Exhibition Reviews | Visual Arts

When Whimsy Beats Wit: New Springville Exhibit Keeps It On the Light Side

Gregory Abbott’s “Remlock Too”

Springville’s newest exhibition, Wit and Whimsy: Off the Deep End, is more whimsical than it is witty. The majority of the pieces are fun, lighthearted, and fantastic explorations of curiosity, but, for the most part, they fail to deliver on the exhibition’s promise to expose deeper societal and cultural issues through the lenses of wit and whimsy. While the exhibition descriptions of some pieces attempt to pull the audience towards reflections of self-image, exclusionary communities, and race relations, it feels like with even the most poignant works the artists are pulling punches. What is promised as a smiling-through-sorrow exhibition, ultimately comes up short, relying too readily on the smiles without sufficiently exploring the sorrows.

The creations that do manage to touch on deeper issues lend the exhibition some much-needed life. In particular, the works of Gregory Abbott and Nicolas Courdy both explore a coming-of-age theme and the particular challenges facing teenagers in Utah today. Abbott’s painting “Remlock Too” (2015) depicts the empty room of a teenager. Above the bed is a reproduction of Henry Fuseli’s “The Nightmare” (1781) and a large, mechanical horse and a viciously grinning chimpanzee dominate the room, reflections of the imposing characters in Fuseli’s painting. Abbott’s title also highlights teen loneliness — “remlock” refers to crisis masks worn by airplane pilots in the video game Elite: Dangerous. When it senses danger, the remlock mask creates a sort of chamber where pilots can be sustained physically but become unaware of their surroundings – completely alone. Likewise, many teenagers today feel barely sustained and very alone as they are crippled by ADHD drugs, depression, and fear of exclusion because of their gender and sexual identity. Using Fuseli’s “Nightmare” as a companion piece, Abbott’s work becomes a compelling exploration of teen suicide and sexuality.

Courdy’s contributions also focus on teenage life and sorrows. In his print “growth spurts” (2017), the artist explores teenage relationships to technology and the public domain. Courdy’s artistic MO is to search for public-domain images and combine them into powerful and thought-provoking compositions. Most telling in “growth spurts” is his use of pixelation as a design element in his composition. Imitating video-game imagery, these pixels allude strongly to child- and teen- technology use and the highly debated benefits and detriments of constant internet access. “growth spurts” also brings to mind another form of technology in the lives of teens today–social media. Each time a teenager posts on Instagram for social validation, that image can be used to bully, exploit, and sometimes destroy self-confidence and mental health. Courdy’s use of the public domain causes reflection on personal and family use of social media and the harm that can come from it.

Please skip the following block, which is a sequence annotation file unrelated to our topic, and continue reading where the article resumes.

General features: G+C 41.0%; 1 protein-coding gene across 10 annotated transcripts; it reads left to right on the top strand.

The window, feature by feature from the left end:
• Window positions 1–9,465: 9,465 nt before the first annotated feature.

“A Worn Through Soul Hanging onto a Dream” by Cynthia Lewis Clark

Another work of particular note is Cynthia Lewis Clark’s “A Worn Through Soul Hanging Onto a Dream” (2014), based on Maya Angelou’s poem “Tears.” The encaustic work depicts an androgynous figure holding desperately to a rail, a giant hole punched through its body. The depiction is indeed whimsical but the humor is cut cleanly by a poignant feeling of desperation as the figure tries desperately to cling onto life, ambition, family, sanity, citizenship, or myriad other real, difficult human experiences. Though it seems that the figure cannot possibly hold on any longer, that its dream already has died, there is a sense of hope that it will again pull itself to its dream and achieve the impossible.

Works like these, however, are the exception, and, overall, the exhibition is a curatorial disappointment. Many of the artworks by themselves make for compelling and powerful depictions of deeper issues, but the way the show is curated trivializes these important artworks and issues. For the most part, Wit and Whimsy is a fun, family-friendly exhibition for people who enjoy looking at paintings of cute animals, friendly faces, and colorful monsters. The questions on the gallery plaques designed to help guide discussions are perfect for ages 2-8, but fail to engage an older audience, or to seriously delve into the issues the show description promises: “death, anxiety, depression, and loneliness.” With more straightforward literature and description, it could be a powerful collection of images to inspire viewers rather than a carnival spectacle. It could offer a guide to those facing challenges to look for the joy and humor in even the darkest moments of life.

Wit and Whimsy: Off the Deep End is at the Springville Museum of Art through May 19, 2018.

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